“Courtney Love may have once suffered a touch of it. (‘Become friends with Michael Stipe’, Kurt Cobain’s widow supposedly jotted in a journal years ago, mapping her road to fame)…And certainly Whitney Walton – known around Hollywood as the mysterious ‘Miranda’ – has something like it. She became infamous for charming her way into telephone friendships with Billy Joel, Warren Beatty, Quincy Jones, Richard Gere, and…other celebrities [including] Robert De Niro”.
As noted above, there has been no empirical research on celebriphilia unless you include the small amount of research on ‘celebrity stalking’ (although very few academics who have written on the topic use the word ‘celebriphilia’). However, there are a few exceptions. For instance, Dr. Brian Spitzberg and Dr. Michelle Cadiz wrote a paper on the media construction of stalking stereotypes and described one of the types as ‘stalking as celebriphilia’ in a 2002 issue of the Journal of Criminal Justice and Popular Culture (although the authors didn’t actually define what celebriphilia was in this context). In a 2006 book (Constructing Crime: Perspectives on Making News and Social Problems) edited by Dr. Victor Kappeler and Dr. Gary Potter, the authors briefly noted (in what seems a follow on from the paper by Spitzberg and Cadiz) that “media reports eventually moved away from a dominant image of stalkers as exclusively experiencing ‘celebriphilia’”.
Giles, D. (2000). Illusions of Immortality: A Psychology of Fame and Celebrity. London: Palgrave Macmillan.
Kappeler, V.E. & Gary W. Potter, G.W. (2006). Constructing Crime: Perspectives on Making News and Social Problems. Prospect Heights, IL: Waveland Press.
King, G. (2011). Who murdered Bonny Lee Bakley? (part 7: Bony the celebriphiliac). Crime Library, Located at: http://www.trutv.com/library/crime/notorious_murders/family/bakley/7.html
Medical Dictionary (2012). Celebriphilia. Located at: http://medical-dictionary.thefreedictionary.com/Celebriphilia
Nation Master (2012). Celebriphilia. Located at: http://www.nationmaster.com/encyclopedia/Celebriphilia
Spitsberg, B.H. & Cadiz, M. (2002). The media construction of stalking stereotypes. Journal of Criminal Justice and Popular Culture, 9(3), 128-149.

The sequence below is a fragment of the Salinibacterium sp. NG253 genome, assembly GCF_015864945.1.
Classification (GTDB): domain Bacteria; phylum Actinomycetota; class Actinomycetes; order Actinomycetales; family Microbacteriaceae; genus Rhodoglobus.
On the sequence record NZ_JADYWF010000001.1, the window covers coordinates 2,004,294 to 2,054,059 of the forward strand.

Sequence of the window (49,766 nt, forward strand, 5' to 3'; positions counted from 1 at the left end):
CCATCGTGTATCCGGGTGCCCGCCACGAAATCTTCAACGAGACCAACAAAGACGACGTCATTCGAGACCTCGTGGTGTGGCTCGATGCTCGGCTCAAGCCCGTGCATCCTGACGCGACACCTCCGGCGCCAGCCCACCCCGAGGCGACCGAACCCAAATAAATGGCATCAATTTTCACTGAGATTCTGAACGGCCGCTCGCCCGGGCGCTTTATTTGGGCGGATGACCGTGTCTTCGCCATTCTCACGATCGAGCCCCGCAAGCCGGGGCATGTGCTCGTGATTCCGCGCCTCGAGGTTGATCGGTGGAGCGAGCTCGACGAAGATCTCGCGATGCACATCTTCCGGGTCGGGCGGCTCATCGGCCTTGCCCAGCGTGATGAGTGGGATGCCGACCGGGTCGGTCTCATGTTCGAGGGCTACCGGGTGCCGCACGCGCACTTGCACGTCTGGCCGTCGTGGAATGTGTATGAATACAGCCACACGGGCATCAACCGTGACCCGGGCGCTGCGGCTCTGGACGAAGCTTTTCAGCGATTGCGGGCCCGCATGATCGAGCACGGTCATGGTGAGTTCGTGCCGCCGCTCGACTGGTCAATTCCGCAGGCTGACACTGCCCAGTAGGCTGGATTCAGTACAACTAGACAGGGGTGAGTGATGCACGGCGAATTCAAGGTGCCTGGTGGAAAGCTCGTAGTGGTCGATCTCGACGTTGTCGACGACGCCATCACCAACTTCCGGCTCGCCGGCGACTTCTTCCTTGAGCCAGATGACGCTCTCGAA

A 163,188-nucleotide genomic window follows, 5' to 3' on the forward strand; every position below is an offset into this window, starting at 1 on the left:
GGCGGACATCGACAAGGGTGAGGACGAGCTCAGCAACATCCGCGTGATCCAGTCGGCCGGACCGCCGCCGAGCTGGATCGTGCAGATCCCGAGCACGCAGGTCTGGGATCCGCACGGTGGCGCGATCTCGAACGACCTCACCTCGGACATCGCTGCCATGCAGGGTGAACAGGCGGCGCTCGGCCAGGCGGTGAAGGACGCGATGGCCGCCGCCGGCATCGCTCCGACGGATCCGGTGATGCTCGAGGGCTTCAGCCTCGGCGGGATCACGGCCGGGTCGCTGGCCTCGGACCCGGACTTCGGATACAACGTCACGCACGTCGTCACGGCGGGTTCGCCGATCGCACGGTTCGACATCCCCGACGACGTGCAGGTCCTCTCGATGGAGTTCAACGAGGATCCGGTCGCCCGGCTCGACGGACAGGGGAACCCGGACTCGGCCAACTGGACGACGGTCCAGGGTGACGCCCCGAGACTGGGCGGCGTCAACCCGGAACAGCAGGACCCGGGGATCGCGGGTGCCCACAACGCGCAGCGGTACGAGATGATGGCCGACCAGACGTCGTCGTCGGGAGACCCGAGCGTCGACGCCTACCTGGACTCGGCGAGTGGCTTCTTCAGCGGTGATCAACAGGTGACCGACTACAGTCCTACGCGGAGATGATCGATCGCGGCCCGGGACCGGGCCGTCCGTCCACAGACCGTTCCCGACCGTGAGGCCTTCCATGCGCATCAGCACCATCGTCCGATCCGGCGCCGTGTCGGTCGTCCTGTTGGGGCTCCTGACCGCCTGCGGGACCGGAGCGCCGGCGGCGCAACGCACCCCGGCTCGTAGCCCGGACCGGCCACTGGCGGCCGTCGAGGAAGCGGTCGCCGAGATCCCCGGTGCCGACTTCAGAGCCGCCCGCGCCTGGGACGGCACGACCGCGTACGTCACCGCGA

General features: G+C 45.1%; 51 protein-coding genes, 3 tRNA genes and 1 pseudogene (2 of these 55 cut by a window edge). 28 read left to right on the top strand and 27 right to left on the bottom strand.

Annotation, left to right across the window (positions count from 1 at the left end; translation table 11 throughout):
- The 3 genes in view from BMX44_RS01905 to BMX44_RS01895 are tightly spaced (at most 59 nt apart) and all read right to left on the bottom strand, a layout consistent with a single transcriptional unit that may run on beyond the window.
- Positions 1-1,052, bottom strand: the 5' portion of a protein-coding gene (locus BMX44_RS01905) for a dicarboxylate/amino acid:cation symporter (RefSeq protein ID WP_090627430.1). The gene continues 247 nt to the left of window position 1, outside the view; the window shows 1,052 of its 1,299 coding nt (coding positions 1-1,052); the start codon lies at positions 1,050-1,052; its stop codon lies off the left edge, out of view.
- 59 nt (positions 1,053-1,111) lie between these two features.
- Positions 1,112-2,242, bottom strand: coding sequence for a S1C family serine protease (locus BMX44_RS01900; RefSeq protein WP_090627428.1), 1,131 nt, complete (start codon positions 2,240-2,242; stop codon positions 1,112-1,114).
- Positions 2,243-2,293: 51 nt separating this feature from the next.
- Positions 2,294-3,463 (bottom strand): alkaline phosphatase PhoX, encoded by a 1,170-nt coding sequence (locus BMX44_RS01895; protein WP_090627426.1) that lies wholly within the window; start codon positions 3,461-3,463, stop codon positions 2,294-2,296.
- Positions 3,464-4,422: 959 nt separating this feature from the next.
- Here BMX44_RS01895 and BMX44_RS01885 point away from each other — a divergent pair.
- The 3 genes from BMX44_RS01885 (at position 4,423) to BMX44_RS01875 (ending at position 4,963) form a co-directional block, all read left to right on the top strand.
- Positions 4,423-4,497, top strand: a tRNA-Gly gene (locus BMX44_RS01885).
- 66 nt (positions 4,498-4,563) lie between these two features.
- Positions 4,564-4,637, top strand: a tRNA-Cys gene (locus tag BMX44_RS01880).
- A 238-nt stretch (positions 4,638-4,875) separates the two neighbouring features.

Svetkey, B. & Weiner, A.H. (2001). Dangerous game. Entertainment Weekly, June 22. Located at: http://www.ew.com/ew/article/0,,256019,00.html
Wiktionary (2012). Citations: Celebriphilia. Located at: http://en.wiktionary.org/wiki/Citations:celebriphilia
“The rhythm, the feel, the vibrations – god it felt good. Imagine the most static, heated thrill of shivers running through your body right now. Do it. That is what I was feeling in that moment” (from Cubicle Dancing, Literotica website).
The association between dancing and sex has long been known, and many forms of dancing including belly dancing, pole dancing, lap dancing, and (obviously) striptease are erotic and/or sex-based. Furthermore, there are specific types of dance that are thought to be ‘sexy’ in and of themselves (e.g., salsa, rumba, tango, cha-cha, etc.). According to an old aphorism on the Fetipedia website, dance is “the vertical expression of a horizontal desire legalised by music” (a quote usually attributed to George Bernard Shaw by jazz musician and journalist George Melly in an article in the New Statesman magazine on dancing and discotheques dating back to March 1962).
In a previous blog I examined dancing as an addiction, but for some people, a desire for dancing may form the basis of a sexual paraphilia (i.e., choreophilia). Both Dr. Anil Aggrawal’s Forensic and Medico-legal Aspects of Sexual Crimes and Unusual Sexual Practices book and Dr. Brenda Love’s Encyclopedia of Unusual Sex Practices define choreophilia simply as “sexual arousal from dancing” (although this in and of itself does not necessarily seem to indicate that the behaviour is a sexual paraphilia).
Other definitions of choreophilia appear a little more specific and/or expand on this basic definition. For instance, the online Urban Dictionary add that choreophilia involves dancing to orgasmic release and classes it as a form of masturbation. This is similar to the online Community Dictionary that defines choreophilia as the condition of being sexually aroused when dancing and/or dancing for orgasmic, ecstatic, or spiritual pleasure. The Right Diagnosis online medical site says that choreophilia refers to sexual urges, preferences or fantasies involving dancing including: (i) sexual interest in dancing, (ii) recurring intense sexual fantasies involving dancing, and/or (iii) recurring intense sexual urges. A more niche online website (Gay Pop Culture) defines choreophilia as ranging from feeling sexual arousal at seeing someone dancing to achieving an orgasmic like response to your own dancing. They also claim that the latter “though often disguised, has been a part of ecstatic rituals for millennia. Skilled and flexible people may include dance moves during sexual penetration”.